For the reasons already canvassed, the TRA concluded that this work and expenditure was undertaken as a single project without the “disjoint” that the taxpayer argued for. Having found that a single project occurred, the TRA concluded there was no basis for a deductible apportionment and that the expenditure was either “all in” or “all out” of the deductible category.

The TRA then looked at the character of the work done. It declined to accept the submission that part of the cost represented deferred repairs. Based on Auckland Gas, it noted that if work to address deferred repairs transforms an asset, then a deduction cannot be allowed: that is a matter of the taxpayer choosing not to repair progressively. Instead, what occurred here was “a substantial reconstruction and improvement of the original premises.”

The TRA held:

Overall, the works extended and modernised the building. While the core building
remained, the extension built on 6 Green Street increased the size of the building to include the
covered veranda and other spaces detailed in the building consents. The works resulted in an increase in the floor area of the building, the creation of new function rooms and an increase in the maximum occupancy thereby generating the opportunity to increase the rental income able to be earned from the building by the disputant.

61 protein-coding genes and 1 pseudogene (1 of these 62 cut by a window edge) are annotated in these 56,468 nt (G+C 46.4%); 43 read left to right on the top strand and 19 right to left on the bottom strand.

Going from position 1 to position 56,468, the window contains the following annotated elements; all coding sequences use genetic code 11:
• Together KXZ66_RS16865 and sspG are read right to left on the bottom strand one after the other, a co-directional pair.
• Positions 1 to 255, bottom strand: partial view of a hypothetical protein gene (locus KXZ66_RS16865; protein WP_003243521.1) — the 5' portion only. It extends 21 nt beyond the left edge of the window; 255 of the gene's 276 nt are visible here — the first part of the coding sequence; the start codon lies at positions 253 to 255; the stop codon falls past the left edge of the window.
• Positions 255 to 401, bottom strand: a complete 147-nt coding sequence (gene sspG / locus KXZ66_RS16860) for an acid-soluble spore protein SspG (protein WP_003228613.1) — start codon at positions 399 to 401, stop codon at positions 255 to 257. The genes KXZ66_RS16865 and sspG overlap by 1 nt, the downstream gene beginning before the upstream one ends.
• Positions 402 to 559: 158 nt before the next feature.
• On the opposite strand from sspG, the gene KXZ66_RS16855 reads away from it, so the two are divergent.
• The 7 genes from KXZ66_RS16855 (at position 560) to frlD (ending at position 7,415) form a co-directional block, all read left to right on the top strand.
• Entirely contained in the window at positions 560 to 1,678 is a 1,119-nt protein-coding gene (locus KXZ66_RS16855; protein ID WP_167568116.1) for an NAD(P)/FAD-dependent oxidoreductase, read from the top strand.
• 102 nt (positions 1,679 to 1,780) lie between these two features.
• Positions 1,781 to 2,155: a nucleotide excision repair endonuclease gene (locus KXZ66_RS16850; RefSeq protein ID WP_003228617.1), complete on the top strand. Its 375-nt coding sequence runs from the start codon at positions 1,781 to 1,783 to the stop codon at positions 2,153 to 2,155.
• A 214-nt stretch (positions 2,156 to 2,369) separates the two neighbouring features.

The TRA finally held that the assessed shortfall penalty should stand. The penalty had been imposed for failing to take an acceptable tax position. The TRA upheld the penalty, noting that at the time the disputant took its tax position, existing case law was clear that the totality of work had to be taken into account in determining the nature of the disputed expenditure. The case law was also clear that the nature of work done as part of one overall project was to be taken from the character of the project work. The Judge did not consider that the case was one where the capital nature of the disputed expenditure was a matter on which reasonable minds could differ.


There are several reminders taxpayers should take from this decision:

  1. If you defer or delay repairs and wrap them into later more major work, you may lose deductibility;
  2. Be sure to clearly separate costs, on a justifiable basis, related to repairs from other capital works and account for them differently;
  3. Realistically assess whether, notwithstanding separate accounting, what might on their own be regarded as repairs have been so wrought into other more major work that they are inevitably treated as capital themselves;
  4. Remember that the nature and scope of your work will be assessed against a range of evidence. Building work takes place against a background of design, planning, regulation and inspection. It does not occur in a vacuum. What is said and done for the purposes of design, planning and regulation will reverberate in the tax treatment of expenditure outlaid on the building work.

© G D Clews, 2021